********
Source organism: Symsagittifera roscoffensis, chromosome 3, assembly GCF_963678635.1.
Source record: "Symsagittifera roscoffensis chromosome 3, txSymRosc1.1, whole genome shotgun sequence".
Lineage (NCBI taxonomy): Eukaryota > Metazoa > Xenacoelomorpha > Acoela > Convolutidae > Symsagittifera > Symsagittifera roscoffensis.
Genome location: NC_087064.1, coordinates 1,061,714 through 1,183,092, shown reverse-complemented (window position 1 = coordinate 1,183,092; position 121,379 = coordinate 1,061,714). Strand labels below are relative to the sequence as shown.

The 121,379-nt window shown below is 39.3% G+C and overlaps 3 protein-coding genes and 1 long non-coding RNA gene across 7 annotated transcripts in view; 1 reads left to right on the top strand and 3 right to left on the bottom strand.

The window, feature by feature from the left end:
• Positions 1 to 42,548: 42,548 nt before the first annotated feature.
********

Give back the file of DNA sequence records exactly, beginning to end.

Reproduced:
Source organism: Symsagittifera roscoffensis, chromosome 3, assembly GCF_963678635.1.
Source record: "Symsagittifera roscoffensis chromosome 3, txSymRosc1.1, whole genome shotgun sequence".
Lineage (NCBI taxonomy): Eukaryota > Metazoa > Xenacoelomorpha > Acoela > Convolutidae > Symsagittifera > Symsagittifera roscoffensis.
Genome location: NC_087064.1, coordinates 1,061,714 through 1,183,092, shown reverse-complemented (window position 1 = coordinate 1,183,092; position 121,379 = coordinate 1,061,714). Strand labels below are relative to the sequence as shown.

The 121,379-nt window shown below is 39.3% G+C and overlaps 3 protein-coding genes and 1 long non-coding RNA gene across 7 annotated transcripts in view; 1 reads left to right on the top strand and 3 right to left on the bottom strand.

The window, feature by feature from the left end:
• Positions 1 to 42,548: 42,548 nt before the first annotated feature.